Douching is the act of forcing water or some solution into the vagina with the purpose of cleaning it. It is usually done with plain water or some combination of water and vinegar, baking soda, or iodine. Douching may involve either rinsing or forcing the liquid at a high pressure into the vagina using a douche device. However, the vulva is naturally self-cleaning, so douching and using feminine deodorants is completely unnecessary. In fact, douching on a regular basis can upset the natural balance of bacteria found in the vagina and can lead to an increased risk of vaginitis. To keep your vulva healthy, simply eat healthy, exercise on a regular basis, wash it consistently with gentle soap and water, and wipe from front to back after going to the bathroom. If you wipe from back to front, you may accidentally infect the vagina with bacteria from the anus. For more information regarding cleaning the vagina, read this article on douching!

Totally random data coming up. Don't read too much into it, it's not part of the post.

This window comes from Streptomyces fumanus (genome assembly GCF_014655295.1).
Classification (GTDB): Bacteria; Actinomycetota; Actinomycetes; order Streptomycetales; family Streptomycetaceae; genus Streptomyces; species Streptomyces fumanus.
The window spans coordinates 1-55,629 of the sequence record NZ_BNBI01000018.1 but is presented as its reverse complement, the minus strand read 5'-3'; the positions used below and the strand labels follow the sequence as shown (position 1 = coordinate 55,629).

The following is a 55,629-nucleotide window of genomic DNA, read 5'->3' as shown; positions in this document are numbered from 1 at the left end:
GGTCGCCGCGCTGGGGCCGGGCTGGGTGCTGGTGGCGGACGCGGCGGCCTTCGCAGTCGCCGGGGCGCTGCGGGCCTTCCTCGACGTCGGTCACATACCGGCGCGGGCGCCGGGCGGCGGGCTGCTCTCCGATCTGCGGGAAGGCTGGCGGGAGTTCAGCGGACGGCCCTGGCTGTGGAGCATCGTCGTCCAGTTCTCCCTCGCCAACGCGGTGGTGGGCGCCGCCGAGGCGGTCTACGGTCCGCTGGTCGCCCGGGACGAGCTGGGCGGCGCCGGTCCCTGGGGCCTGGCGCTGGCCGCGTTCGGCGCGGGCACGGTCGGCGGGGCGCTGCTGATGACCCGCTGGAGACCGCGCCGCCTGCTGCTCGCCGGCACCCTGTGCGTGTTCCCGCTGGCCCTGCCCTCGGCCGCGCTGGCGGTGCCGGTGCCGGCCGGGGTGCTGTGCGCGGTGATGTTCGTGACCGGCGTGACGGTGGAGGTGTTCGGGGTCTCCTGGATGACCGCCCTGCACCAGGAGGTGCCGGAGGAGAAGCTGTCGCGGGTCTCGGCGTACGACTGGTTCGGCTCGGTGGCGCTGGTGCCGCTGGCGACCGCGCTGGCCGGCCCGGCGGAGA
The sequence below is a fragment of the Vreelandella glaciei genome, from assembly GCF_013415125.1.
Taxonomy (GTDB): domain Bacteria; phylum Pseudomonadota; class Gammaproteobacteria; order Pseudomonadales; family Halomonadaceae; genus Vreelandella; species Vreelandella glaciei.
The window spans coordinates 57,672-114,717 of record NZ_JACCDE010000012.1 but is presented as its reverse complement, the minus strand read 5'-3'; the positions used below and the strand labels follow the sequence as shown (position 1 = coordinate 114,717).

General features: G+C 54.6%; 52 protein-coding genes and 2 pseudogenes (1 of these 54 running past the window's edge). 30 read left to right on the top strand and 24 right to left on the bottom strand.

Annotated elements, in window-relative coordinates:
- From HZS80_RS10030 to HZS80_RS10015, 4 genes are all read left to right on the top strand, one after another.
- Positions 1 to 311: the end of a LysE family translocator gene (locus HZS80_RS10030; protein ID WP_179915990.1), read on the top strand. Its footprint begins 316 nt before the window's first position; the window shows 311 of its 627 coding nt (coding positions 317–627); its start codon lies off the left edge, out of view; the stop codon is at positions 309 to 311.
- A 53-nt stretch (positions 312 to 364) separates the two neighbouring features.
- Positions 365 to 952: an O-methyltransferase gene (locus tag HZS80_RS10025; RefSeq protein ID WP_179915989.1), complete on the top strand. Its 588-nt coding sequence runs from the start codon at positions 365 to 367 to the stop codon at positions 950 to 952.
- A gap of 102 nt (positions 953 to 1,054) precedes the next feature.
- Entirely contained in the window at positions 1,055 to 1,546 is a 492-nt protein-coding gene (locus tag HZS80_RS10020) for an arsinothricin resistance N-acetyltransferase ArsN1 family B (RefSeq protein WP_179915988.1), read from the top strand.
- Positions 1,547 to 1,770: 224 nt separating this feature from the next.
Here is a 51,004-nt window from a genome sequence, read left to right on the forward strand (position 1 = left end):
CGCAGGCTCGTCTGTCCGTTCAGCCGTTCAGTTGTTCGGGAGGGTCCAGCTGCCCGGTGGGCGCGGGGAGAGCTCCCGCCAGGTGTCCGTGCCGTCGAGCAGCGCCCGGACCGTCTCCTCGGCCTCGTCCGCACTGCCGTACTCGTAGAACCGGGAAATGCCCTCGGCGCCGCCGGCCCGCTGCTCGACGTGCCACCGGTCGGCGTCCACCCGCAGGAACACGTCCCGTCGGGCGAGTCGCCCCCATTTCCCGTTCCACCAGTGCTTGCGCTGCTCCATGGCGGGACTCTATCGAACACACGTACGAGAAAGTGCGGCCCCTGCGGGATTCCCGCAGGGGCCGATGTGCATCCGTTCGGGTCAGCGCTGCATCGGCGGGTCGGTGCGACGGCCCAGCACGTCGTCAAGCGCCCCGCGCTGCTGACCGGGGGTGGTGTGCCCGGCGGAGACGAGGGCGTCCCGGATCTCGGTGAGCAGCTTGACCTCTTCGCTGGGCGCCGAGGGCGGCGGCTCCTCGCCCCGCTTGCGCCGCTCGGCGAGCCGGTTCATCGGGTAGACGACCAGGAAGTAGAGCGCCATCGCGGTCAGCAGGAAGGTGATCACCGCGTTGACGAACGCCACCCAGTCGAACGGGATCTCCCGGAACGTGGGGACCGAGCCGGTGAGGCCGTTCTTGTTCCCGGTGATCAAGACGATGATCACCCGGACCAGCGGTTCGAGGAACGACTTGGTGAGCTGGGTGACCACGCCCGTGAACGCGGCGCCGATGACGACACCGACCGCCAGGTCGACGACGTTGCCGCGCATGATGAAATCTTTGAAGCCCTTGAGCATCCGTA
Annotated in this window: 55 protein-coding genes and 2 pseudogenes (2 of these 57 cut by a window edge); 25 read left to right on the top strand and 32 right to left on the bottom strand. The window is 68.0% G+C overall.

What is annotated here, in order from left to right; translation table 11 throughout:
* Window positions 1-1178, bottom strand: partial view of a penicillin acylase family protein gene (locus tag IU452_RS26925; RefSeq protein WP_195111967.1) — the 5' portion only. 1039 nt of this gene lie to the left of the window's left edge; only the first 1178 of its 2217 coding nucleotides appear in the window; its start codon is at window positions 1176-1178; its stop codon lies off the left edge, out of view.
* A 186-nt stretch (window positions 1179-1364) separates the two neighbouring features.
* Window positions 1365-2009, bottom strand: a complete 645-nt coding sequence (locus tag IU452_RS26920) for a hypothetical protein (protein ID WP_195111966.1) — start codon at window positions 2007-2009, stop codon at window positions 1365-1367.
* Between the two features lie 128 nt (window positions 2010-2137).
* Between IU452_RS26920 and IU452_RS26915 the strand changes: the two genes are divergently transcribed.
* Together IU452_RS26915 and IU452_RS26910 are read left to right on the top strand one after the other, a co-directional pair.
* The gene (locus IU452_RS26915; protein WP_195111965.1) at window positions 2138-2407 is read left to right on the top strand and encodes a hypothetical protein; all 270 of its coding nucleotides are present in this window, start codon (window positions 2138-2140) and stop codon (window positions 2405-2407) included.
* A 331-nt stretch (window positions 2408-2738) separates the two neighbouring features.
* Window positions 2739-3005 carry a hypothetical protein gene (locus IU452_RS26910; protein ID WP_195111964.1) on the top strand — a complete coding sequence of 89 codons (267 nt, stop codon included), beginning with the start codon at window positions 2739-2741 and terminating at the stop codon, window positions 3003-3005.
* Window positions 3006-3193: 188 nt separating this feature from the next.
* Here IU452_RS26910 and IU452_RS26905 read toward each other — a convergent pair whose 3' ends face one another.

The female condom, like the male condom, is a barrier method of contraception. When worn during sex, the female condom lines the entire interior of the vagina, preventing semen from entering the uterus and fertilizing an egg. By shielding the walls of the vagina or anus from semen and other bodily fluids, the female condom also helps to prevent sexually transmitted infections (STIs). According to the United States National Library of Medicine, the female condom is about 75-82% effective in preventing pregnancy with typical use. Female condoms are a safe, convenient, and effective alternative to other methods of birth control. For more information regarding use of female condoms, read this article!